The long term goal of Straightness Training is achieving flexibility, gaining strength, build muscle and improving your horse’s overall health and maintaining it for a lifetime. This goal is achieved through a logical system of progressive exercises.

The exercise “haunches-in”, also called “travers” or ”quarters-in”, the second most important cornerstone in Straightness Training, after the first important cornerstone, the shoulder-in.



Haunches-in is a side movement on three or four tracks. The shoulders follow the track along the wall and the hindquarter is bended inwards. In this exercise, the horse is bended laterally from neck to tail. The outside hind leg is stepping under the weight.

Shoulder-in and haunches-in are closely related exercises that complement each other very well:

  • In shoulder-in, the inside hind leg steps under the point of weight. In haunches-in, it is the outside hind leg stepping under the point of weight.
  • In shoulder-in, the shoulders are turned inwards, In the haunches-in, the hindquarter is bended inwards.
  • In shoulder-in, the inside hind legs step in front of the outside legs. In haunches-in, the outside legs (front and hind) step in front of the inside legs.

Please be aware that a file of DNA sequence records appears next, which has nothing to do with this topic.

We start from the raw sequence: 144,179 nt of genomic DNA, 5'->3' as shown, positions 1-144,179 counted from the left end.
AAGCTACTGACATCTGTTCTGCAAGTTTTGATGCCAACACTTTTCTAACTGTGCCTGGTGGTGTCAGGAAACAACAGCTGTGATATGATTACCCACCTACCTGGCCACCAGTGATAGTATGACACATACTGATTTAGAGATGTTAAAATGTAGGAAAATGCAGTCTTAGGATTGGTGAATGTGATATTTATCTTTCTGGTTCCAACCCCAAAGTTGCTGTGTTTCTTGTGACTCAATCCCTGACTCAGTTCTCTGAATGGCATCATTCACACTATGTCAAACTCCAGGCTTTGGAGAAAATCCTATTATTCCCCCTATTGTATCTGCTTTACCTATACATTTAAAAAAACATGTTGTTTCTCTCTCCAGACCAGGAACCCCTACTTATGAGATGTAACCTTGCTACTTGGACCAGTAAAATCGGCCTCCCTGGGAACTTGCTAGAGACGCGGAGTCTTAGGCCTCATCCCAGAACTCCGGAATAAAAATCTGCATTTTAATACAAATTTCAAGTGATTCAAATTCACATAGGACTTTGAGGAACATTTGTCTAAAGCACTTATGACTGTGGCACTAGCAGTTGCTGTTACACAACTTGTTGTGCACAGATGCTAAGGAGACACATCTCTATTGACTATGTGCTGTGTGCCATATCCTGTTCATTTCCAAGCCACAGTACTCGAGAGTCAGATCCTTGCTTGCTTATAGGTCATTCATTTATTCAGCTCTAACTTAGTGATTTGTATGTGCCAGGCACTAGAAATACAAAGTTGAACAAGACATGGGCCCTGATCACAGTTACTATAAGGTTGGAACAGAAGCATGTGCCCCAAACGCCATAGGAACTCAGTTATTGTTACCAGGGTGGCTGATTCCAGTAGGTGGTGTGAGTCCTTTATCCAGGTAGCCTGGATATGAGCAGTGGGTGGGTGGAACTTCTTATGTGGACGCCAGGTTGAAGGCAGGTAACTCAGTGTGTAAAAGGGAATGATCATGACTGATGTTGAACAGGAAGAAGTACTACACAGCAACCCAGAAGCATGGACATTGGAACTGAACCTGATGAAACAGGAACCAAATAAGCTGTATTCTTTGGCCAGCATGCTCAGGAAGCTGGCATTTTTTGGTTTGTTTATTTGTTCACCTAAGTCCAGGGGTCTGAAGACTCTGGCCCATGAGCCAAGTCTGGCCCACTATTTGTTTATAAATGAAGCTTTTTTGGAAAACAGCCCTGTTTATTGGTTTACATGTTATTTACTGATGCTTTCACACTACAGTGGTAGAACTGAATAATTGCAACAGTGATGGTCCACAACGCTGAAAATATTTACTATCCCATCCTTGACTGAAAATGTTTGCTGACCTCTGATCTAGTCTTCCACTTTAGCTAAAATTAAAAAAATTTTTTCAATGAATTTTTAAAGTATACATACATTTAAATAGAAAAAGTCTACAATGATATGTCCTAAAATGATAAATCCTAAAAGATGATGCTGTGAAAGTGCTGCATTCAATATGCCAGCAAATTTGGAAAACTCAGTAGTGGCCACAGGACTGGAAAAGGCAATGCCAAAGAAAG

• In haunches-in, the horse is looking in the direction it is going. In shoulder-in, the horse looks inwards while moving straight forward.


Shoulder-in (left picture).                                     Haunches-in (right picture)


The goal of haunches-in is to teach the horse to step with his outside hind leg under the point of weight. The benefit is that this hind leg is required to bend more. Haunches-in encourages the outside hind leg to carry and makes the inside shoulder more light. The exercise increases the lateral bending and improves coordination of the limbs.

Haunches-in is a good preparation for pirouette, half pass and canter changes:

  • When the haunches-in is carried out on a smaller circle a pirouette is the end result.
  • When the haunches-in is carried out on a diagonal line, this is called the half-pass.
  • When the horse in canter changes from renvers to the left to haunches-in to the right, this is a canter change.


How many tracks?

Haunches-in can be done on 3 and 4 tracks (and on 2,5 or 3,5 or 3,67 or 3,999 tracks  ).  The amount doesn’t matter. What matters is that you choose the amount where your horse can support his body and center of mass best with both hind legs. And that depends on the conformation of your horse, if he has a long back or a shorter one, if he has long legs, or shorter ones. Just do the amount where he can move in optimal balance.


In man-to-man fights the haunches-in was used during the approach of each other.

Both hind legs followed the weapon line and because they did, the power of the hind legs was added to the weapon. This essence should always kept in mind while doing the exercise!

Also in haunches-in, the head of the horse was not in the way of the weapon.

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